By Ethan Putnam, Community News Service
Teachers from across the state were lined up outside Champlain Valley Union High School to receive their first dose of their COVID-19 vaccine Wednesday morning.
Vermont Governor Phil Scott had announced March 2 his intention to begin vaccinating educators across the state starting the following week.
“We know getting our kids back in school for in-person instruction five days a week is essential, and this is a step forward on that goal,” Scott said.
The plan was endorsed by the Vermont NEA, the state’s teachers union, which has been critical of the state’s school reopening plans in the past.
“Nobody wants to see students return to the state’s classrooms more than teachers, paraeducators, bus drivers, cafeteria workers, custodians, school nurses and administrators. But, as we’ve said all along, this can only happen when it is demonstrably safe to do so. Vaccinating school employees is a big step in the right direction,” said Vermont NEA president Don Tinney.
The clinic was announced by CVSD Superintendent Elaine Pinckney in a March 12 update.
“We have been notified by the Agency of Education that 1,000 Pfizer vaccines will be available to our faculty and staff at CVU on Wednesday, March 17. These vaccines will be administered by the Vermont National Guard and will be available to educators in neighboring districts as well,” Pickney said.
More clinics will be available, Pickney added.
CVU Principal Adam Bunting estimates that nearly all of the available doses were administered on Wednesday. Pickney reminded the community that “the vaccine’s full effectiveness kicks in two weeks after the final dosage,” meaning the 1,000 people who got the shot in the arm Wednesday won’t be fully vaccinated until late April.
According to the Vermont Department of Health, 322,000 people in Vermont have received at least one COVID-19 vaccine dose, and 91,000 people have completed the course of a vaccine as of Monday, March 22.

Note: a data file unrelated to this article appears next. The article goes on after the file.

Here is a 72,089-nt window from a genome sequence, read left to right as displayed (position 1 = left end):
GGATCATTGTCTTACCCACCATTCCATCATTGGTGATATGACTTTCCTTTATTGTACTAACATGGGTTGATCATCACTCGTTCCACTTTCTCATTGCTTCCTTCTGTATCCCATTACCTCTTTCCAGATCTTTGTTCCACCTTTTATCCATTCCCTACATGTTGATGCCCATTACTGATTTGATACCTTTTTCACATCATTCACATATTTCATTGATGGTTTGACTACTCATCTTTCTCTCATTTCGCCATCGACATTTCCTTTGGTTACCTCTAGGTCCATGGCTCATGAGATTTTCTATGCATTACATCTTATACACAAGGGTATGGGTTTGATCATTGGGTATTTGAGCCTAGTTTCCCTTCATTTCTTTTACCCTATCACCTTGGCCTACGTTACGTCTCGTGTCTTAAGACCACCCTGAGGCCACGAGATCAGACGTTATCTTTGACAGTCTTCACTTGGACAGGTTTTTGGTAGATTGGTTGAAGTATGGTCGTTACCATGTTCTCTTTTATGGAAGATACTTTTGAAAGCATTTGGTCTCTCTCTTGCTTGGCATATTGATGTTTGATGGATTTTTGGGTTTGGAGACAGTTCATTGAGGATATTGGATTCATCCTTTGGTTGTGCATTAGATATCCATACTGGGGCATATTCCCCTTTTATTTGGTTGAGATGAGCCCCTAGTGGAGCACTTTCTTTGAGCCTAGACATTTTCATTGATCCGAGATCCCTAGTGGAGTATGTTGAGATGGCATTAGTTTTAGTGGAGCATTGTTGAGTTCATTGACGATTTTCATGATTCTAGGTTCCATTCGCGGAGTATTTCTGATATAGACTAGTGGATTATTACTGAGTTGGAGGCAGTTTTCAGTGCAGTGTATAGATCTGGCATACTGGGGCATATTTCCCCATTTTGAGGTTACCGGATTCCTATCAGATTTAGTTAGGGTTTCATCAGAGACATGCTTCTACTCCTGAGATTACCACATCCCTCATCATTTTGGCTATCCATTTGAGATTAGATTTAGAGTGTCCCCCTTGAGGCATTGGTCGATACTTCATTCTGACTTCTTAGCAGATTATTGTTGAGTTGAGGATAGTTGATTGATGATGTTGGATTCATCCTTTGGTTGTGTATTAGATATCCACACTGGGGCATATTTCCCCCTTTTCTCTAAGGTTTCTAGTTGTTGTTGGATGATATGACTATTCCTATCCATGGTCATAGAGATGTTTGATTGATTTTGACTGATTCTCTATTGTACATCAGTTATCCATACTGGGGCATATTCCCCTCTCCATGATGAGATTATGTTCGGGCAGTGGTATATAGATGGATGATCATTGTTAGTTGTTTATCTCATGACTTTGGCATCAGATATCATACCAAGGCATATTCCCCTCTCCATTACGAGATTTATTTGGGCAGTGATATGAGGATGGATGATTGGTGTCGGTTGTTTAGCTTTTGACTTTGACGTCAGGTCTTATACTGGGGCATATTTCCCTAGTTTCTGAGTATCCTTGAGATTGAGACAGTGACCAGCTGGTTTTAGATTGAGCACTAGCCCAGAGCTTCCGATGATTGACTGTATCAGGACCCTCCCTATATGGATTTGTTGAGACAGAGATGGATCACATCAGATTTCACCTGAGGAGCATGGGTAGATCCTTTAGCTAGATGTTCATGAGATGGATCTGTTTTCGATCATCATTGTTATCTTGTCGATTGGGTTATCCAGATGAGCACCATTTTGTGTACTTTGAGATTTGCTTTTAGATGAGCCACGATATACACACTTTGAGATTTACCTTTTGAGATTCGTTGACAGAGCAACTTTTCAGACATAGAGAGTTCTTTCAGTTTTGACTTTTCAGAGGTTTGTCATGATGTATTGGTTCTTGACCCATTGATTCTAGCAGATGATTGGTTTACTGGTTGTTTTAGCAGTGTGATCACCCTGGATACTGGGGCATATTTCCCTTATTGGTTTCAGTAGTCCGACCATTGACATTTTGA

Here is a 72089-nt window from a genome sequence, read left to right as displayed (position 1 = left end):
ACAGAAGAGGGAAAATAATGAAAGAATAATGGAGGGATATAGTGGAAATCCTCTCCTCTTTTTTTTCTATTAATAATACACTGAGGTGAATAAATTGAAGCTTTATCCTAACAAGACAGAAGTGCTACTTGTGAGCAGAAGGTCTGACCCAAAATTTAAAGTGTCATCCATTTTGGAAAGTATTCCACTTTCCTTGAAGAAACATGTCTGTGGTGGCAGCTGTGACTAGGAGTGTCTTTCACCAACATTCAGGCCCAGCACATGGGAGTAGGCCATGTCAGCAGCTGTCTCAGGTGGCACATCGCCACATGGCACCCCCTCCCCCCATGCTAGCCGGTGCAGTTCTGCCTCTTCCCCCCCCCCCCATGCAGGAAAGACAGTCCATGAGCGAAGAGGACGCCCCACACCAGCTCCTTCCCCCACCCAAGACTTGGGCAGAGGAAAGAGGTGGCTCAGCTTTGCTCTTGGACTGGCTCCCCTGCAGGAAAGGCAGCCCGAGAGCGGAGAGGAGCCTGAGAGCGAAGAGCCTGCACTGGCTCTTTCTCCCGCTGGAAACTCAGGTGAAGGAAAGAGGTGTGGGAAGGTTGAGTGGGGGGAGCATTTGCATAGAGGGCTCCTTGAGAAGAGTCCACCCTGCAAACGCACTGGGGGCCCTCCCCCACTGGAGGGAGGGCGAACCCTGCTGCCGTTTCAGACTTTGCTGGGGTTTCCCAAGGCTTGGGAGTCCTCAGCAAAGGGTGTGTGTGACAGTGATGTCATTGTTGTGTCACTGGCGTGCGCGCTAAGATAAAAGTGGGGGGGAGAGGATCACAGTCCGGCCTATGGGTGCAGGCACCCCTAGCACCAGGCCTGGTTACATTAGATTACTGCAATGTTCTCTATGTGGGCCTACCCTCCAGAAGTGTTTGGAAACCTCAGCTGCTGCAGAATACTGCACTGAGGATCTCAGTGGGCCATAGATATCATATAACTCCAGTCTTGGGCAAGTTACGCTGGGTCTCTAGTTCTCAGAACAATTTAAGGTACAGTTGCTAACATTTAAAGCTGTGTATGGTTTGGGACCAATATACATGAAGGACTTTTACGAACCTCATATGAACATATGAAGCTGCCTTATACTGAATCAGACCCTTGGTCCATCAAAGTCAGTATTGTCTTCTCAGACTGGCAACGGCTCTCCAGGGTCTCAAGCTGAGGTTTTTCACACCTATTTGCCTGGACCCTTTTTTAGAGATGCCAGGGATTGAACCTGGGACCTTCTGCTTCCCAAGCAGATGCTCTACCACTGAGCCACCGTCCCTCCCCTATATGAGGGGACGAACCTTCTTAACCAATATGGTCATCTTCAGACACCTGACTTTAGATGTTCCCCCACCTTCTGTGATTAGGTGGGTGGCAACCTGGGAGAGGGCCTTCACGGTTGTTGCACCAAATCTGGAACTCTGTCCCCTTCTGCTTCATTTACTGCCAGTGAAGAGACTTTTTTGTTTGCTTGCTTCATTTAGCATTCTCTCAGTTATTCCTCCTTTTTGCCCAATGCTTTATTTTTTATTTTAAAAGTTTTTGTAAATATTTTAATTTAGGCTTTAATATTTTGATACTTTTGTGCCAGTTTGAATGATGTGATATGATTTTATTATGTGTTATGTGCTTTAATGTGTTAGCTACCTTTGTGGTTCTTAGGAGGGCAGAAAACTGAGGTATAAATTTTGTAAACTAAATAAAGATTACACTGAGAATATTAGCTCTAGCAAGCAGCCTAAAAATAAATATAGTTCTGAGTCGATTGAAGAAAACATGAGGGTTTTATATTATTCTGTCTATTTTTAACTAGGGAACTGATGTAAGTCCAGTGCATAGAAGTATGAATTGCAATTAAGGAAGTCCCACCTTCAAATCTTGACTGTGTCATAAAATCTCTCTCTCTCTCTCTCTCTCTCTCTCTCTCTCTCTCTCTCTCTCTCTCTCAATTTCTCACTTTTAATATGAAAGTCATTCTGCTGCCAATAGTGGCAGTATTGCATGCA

Margaret Ford, a paraeducator at Shelburne Community School, said she was feeling relieved and excited to get vaccinated.
“It’s hope, hope for getting together with family, hugging people you haven’t been able to in a while,” Ford said.
Kris Hoyt, a teacher from Richford Junior/Senior High School near the Canadian border, said he “loved” getting the vaccine and was looking forward to being in the classroom more often.
“The sooner we can get back to full in-person, the better. It’s a better quality of education for the kids and it’s more enjoyable for the teachers also,” Hoyt said.
Rahn Fleming, who serves as both the coordinator of The Learning Center and head football coach at CVU, was keenly aware of that gravity.
“The level of relief I feel getting the vaccine tells me that I’ve been carrying more anxiety than I let on. I’ve been here 20 years, and you see how I am,” Fleming gestured toward a colleague he had an enthusiastic exchange with right before the interview started. “It’s euphoric. I’m just so happy for people.”
Also in the CVSD update was the news that some of the middle schools in the district like Hinesburg Community School and Williston Central School will begin four days per week in-person instruction soon. There is still no change in the hybrid instruction method (with the fully remote option) at CVU.
“We want our students back full time as soon as we can safely do so,” wrote Bunting in an email. “The major impediment is recommendation around 6-foot spacing. We don’t have the physical space to accommodate in-person learning for all 1,300 of our students at that distance. Three foot distancing gets us closer to full-time in-person, but we would have to be cautious with some of our smaller spaces.
“At the end of the day, we follow science and the advice of our health care professionals,” Bunting wrote.
Community News Service reporter Maddy Holden contributed reporting.